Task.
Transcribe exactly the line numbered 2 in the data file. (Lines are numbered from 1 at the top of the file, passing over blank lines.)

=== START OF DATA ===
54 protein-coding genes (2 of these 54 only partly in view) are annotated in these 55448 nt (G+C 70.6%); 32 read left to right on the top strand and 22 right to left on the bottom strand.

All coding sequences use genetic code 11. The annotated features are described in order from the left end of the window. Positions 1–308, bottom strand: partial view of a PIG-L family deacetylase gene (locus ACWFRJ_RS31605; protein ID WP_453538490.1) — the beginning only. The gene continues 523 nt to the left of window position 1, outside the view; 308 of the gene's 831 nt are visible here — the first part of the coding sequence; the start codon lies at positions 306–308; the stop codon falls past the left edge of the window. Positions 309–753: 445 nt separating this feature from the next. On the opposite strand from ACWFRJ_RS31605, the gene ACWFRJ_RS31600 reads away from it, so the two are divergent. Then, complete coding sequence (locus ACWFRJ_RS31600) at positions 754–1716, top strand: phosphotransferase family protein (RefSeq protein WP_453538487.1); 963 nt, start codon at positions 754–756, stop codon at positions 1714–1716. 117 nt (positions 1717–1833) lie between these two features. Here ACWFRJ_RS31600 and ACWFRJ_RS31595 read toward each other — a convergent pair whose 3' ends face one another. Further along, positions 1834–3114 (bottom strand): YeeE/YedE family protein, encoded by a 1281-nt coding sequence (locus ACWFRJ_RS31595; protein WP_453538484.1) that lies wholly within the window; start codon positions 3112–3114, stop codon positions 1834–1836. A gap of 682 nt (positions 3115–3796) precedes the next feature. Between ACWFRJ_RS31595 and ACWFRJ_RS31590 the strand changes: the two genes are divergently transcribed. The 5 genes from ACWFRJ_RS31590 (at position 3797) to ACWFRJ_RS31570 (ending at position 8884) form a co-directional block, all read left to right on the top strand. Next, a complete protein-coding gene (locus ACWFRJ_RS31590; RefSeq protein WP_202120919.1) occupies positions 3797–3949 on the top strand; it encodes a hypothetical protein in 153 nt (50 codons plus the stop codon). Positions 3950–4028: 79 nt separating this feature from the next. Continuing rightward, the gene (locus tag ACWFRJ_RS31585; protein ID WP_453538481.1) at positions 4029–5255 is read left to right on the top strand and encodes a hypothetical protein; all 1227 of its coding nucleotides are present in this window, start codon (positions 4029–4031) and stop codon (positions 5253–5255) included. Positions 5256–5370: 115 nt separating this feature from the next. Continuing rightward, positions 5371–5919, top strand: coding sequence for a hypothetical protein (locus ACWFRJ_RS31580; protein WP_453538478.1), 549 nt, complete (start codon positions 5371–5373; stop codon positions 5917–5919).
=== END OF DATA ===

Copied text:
All coding sequences use genetic code 11. The annotated features are described in order from the left end of the window. Positions 1–308, bottom strand: partial view of a PIG-L family deacetylase gene (locus ACWFRJ_RS31605; protein ID WP_453538490.1) — the beginning only. The gene continues 523 nt to the left of window position 1, outside the view; 308 of the gene's 831 nt are visible here — the first part of the coding sequence; the start codon lies at positions 306–308; the stop codon falls past the left edge of the window. Positions 309–753: 445 nt separating this feature from the next. On the opposite strand from ACWFRJ_RS31605, the gene ACWFRJ_RS31600 reads away from it, so the two are divergent. Then, complete coding sequence (locus ACWFRJ_RS31600) at positions 754–1716, top strand: phosphotransferase family protein (RefSeq protein WP_453538487.1); 963 nt, start codon at positions 754–756, stop codon at positions 1714–1716. 117 nt (positions 1717–1833) lie between these two features. Here ACWFRJ_RS31600 and ACWFRJ_RS31595 read toward each other — a convergent pair whose 3' ends face one another. Further along, positions 1834–3114 (bottom strand): YeeE/YedE family protein, encoded by a 1281-nt coding sequence (locus ACWFRJ_RS31595; protein WP_453538484.1) that lies wholly within the window; start codon positions 3112–3114, stop codon positions 1834–1836. A gap of 682 nt (positions 3115–3796) precedes the next feature. Between ACWFRJ_RS31595 and ACWFRJ_RS31590 the strand changes: the two genes are divergently transcribed. The 5 genes from ACWFRJ_RS31590 (at position 3797) to ACWFRJ_RS31570 (ending at position 8884) form a co-directional block, all read left to right on the top strand. Next, a complete protein-coding gene (locus ACWFRJ_RS31590; RefSeq protein WP_202120919.1) occupies positions 3797–3949 on the top strand; it encodes a hypothetical protein in 153 nt (50 codons plus the stop codon). Positions 3950–4028: 79 nt separating this feature from the next. Continuing rightward, the gene (locus tag ACWFRJ_RS31585; protein ID WP_453538481.1) at positions 4029–5255 is read left to right on the top strand and encodes a hypothetical protein; all 1227 of its coding nucleotides are present in this window, start codon (positions 4029–4031) and stop codon (positions 5253–5255) included. Positions 5256–5370: 115 nt separating this feature from the next. Continuing rightward, positions 5371–5919, top strand: coding sequence for a hypothetical protein (locus ACWFRJ_RS31580; protein WP_453538478.1), 549 nt, complete (start codon positions 5371–5373; stop codon positions 5917–5919).